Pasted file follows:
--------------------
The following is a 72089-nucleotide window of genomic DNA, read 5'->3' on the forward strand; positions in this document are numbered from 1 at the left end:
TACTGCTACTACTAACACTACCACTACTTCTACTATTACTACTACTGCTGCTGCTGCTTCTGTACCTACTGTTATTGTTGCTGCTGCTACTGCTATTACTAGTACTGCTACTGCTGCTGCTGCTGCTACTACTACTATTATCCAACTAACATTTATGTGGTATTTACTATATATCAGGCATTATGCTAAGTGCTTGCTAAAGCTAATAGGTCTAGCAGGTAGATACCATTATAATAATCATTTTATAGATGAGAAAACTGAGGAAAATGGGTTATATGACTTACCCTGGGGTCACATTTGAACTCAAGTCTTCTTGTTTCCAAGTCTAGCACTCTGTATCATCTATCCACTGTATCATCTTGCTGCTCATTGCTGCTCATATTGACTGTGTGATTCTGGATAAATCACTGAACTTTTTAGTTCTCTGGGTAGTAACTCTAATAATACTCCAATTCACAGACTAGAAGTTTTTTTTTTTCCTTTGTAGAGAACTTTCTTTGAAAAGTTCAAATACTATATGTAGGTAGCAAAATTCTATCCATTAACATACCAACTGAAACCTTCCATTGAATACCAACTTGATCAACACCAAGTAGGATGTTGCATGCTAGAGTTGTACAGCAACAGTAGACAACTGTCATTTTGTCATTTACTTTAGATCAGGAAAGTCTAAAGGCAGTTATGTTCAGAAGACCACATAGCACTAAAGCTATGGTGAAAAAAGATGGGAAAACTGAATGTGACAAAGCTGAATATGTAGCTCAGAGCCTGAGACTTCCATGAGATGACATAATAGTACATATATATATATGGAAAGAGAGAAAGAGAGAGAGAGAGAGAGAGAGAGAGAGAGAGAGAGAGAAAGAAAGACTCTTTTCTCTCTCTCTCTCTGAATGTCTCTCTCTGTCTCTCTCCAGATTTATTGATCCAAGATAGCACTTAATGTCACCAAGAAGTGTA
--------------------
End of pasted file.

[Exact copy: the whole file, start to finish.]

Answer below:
The following is a 72089-nucleotide window of genomic DNA, read 5'->3' on the forward strand; positions in this document are numbered from 1 at the left end:
TACTGCTACTACTAACACTACCACTACTTCTACTATTACTACTACTGCTGCTGCTGCTTCTGTACCTACTGTTATTGTTGCTGCTGCTACTGCTATTACTAGTACTGCTACTGCTGCTGCTGCTGCTACTACTACTATTATCCAACTAACATTTATGTGGTATTTACTATATATCAGGCATTATGCTAAGTGCTTGCTAAAGCTAATAGGTCTAGCAGGTAGATACCATTATAATAATCATTTTATAGATGAGAAAACTGAGGAAAATGGGTTATATGACTTACCCTGGGGTCACATTTGAACTCAAGTCTTCTTGTTTCCAAGTCTAGCACTCTGTATCATCTATCCACTGTATCATCTTGCTGCTCATTGCTGCTCATATTGACTGTGTGATTCTGGATAAATCACTGAACTTTTTAGTTCTCTGGGTAGTAACTCTAATAATACTCCAATTCACAGACTAGAAGTTTTTTTTTTTCCTTTGTAGAGAACTTTCTTTGAAAAGTTCAAATACTATATGTAGGTAGCAAAATTCTATCCATTAACATACCAACTGAAACCTTCCATTGAATACCAACTTGATCAACACCAAGTAGGATGTTGCATGCTAGAGTTGTACAGCAACAGTAGACAACTGTCATTTTGTCATTTACTTTAGATCAGGAAAGTCTAAAGGCAGTTATGTTCAGAAGACCACATAGCACTAAAGCTATGGTGAAAAAAGATGGGAAAACTGAATGTGACAAAGCTGAATATGTAGCTCAGAGCCTGAGACTTCCATGAGATGACATAATAGTACATATATATATATGGAAAGAGAGAAAGAGAGAGAGAGAGAGAGAGAGAGAGAGAGAGAGAGAGAAAGAAAGACTCTTTTCTCTCTCTCTCTCTGAATGTCTCTCTCTGTCTCTCTCCAGATTTATTGATCCAAGATAGCACTTAATGTCACCAAGAAGTGTA